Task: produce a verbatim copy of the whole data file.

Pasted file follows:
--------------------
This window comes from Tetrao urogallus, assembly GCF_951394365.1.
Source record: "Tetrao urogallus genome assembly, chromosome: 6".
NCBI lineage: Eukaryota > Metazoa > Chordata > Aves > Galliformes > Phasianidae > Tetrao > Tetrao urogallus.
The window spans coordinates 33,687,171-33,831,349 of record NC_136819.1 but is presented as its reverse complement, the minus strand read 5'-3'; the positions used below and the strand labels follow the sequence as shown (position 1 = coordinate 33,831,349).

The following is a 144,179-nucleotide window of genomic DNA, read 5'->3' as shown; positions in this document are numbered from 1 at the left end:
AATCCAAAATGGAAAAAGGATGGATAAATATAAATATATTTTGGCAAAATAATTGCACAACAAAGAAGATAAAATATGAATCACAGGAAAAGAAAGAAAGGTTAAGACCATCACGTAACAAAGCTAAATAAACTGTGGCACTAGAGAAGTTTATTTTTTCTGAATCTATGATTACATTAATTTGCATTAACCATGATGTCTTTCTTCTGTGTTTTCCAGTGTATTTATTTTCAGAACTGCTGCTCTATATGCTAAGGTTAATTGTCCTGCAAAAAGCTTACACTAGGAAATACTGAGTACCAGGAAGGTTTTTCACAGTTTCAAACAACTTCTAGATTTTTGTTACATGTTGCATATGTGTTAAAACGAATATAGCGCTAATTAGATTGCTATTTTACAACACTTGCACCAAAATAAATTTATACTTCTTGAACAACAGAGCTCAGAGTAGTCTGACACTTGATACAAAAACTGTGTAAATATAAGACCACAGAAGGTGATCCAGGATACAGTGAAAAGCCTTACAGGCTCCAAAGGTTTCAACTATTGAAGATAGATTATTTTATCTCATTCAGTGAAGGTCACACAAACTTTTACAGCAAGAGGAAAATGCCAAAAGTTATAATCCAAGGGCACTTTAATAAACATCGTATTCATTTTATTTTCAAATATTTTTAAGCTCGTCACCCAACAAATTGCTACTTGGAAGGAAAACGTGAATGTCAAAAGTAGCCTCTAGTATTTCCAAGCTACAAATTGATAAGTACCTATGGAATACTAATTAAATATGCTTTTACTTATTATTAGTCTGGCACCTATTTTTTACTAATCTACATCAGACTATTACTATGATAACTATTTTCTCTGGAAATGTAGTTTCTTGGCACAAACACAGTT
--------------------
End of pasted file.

This window comes from Tetrao urogallus, assembly GCF_951394365.1.
Source record: "Tetrao urogallus genome assembly, chromosome: 6".
NCBI lineage: Eukaryota > Metazoa > Chordata > Aves > Galliformes > Phasianidae > Tetrao > Tetrao urogallus.
The window spans coordinates 33,687,171-33,831,349 of record NC_136819.1 but is presented as its reverse complement, the minus strand read 5'-3'; the positions used below and the strand labels follow the sequence as shown (position 1 = coordinate 33,831,349).

The following is a 144,179-nucleotide window of genomic DNA, read 5'->3' as shown; positions in this document are numbered from 1 at the left end:
AATCCAAAATGGAAAAAGGATGGATAAATATAAATATATTTTGGCAAAATAATTGCACAACAAAGAAGATAAAATATGAATCACAGGAAAAGAAAGAAAGGTTAAGACCATCACGTAACAAAGCTAAATAAACTGTGGCACTAGAGAAGTTTATTTTTTCTGAATCTATGATTACATTAATTTGCATTAACCATGATGTCTTTCTTCTGTGTTTTCCAGTGTATTTATTTTCAGAACTGCTGCTCTATATGCTAAGGTTAATTGTCCTGCAAAAAGCTTACACTAGGAAATACTGAGTACCAGGAAGGTTTTTCACAGTTTCAAACAACTTCTAGATTTTTGTTACATGTTGCATATGTGTTAAAACGAATATAGCGCTAATTAGATTGCTATTTTACAACACTTGCACCAAAATAAATTTATACTTCTTGAACAACAGAGCTCAGAGTAGTCTGACACTTGATACAAAAACTGTGTAAATATAAGACCACAGAAGGTGATCCAGGATACAGTGAAAAGCCTTACAGGCTCCAAAGGTTTCAACTATTGAAGATAGATTATTTTATCTCATTCAGTGAAGGTCACACAAACTTTTACAGCAAGAGGAAAATGCCAAAAGTTATAATCCAAGGGCACTTTAATAAACATCGTATTCATTTTATTTTCAAATATTTTTAAGCTCGTCACCCAACAAATTGCTACTTGGAAGGAAAACGTGAATGTCAAAAGTAGCCTCTAGTATTTCCAAGCTACAAATTGATAAGTACCTATGGAATACTAATTAAATATGCTTTTACTTATTATTAGTCTGGCACCTATTTTTTACTAATCTACATCAGACTATTACTATGATAACTATTTTCTCTGGAAATGTAGTTTCTTGGCACAAACACAGTT